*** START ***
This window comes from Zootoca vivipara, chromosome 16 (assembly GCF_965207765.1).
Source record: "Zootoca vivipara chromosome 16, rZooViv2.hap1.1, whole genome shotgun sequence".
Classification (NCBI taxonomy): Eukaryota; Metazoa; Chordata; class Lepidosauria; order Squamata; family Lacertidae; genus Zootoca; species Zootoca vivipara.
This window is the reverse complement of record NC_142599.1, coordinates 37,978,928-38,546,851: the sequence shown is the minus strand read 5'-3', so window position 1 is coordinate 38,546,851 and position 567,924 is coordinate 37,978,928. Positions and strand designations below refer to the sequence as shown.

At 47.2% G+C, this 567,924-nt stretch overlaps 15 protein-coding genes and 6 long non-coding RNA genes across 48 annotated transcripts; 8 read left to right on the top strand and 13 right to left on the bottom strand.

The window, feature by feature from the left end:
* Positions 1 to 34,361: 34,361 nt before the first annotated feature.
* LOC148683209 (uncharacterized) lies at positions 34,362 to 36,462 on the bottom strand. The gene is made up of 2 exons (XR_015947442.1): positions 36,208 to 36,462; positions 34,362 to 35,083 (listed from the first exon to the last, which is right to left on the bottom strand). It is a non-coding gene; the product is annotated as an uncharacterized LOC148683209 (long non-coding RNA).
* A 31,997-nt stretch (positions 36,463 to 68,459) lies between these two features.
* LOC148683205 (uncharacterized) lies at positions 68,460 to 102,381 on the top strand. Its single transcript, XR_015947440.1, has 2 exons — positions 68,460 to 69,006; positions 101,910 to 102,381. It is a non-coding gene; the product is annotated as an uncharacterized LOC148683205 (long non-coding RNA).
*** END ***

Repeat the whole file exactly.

This window comes from Zootoca vivipara, chromosome 16 (assembly GCF_965207765.1).
Source record: "Zootoca vivipara chromosome 16, rZooViv2.hap1.1, whole genome shotgun sequence".
Classification (NCBI taxonomy): Eukaryota; Metazoa; Chordata; class Lepidosauria; order Squamata; family Lacertidae; genus Zootoca; species Zootoca vivipara.
This window is the reverse complement of record NC_142599.1, coordinates 37,978,928-38,546,851: the sequence shown is the minus strand read 5'-3', so window position 1 is coordinate 38,546,851 and position 567,924 is coordinate 37,978,928. Positions and strand designations below refer to the sequence as shown.

At 47.2% G+C, this 567,924-nt stretch overlaps 15 protein-coding genes and 6 long non-coding RNA genes across 48 annotated transcripts; 8 read left to right on the top strand and 13 right to left on the bottom strand.

The window, feature by feature from the left end:
* Positions 1 to 34,361: 34,361 nt before the first annotated feature.
* LOC148683209 (uncharacterized) lies at positions 34,362 to 36,462 on the bottom strand. The gene is made up of 2 exons (XR_015947442.1): positions 36,208 to 36,462; positions 34,362 to 35,083 (listed from the first exon to the last, which is right to left on the bottom strand). It is a non-coding gene; the product is annotated as an uncharacterized LOC148683209 (long non-coding RNA).
* A 31,997-nt stretch (positions 36,463 to 68,459) lies between these two features.
* LOC148683205 (uncharacterized) lies at positions 68,460 to 102,381 on the top strand. Its single transcript, XR_015947440.1, has 2 exons — positions 68,460 to 69,006; positions 101,910 to 102,381. It is a non-coding gene; the product is annotated as an uncharacterized LOC148683205 (long non-coding RNA).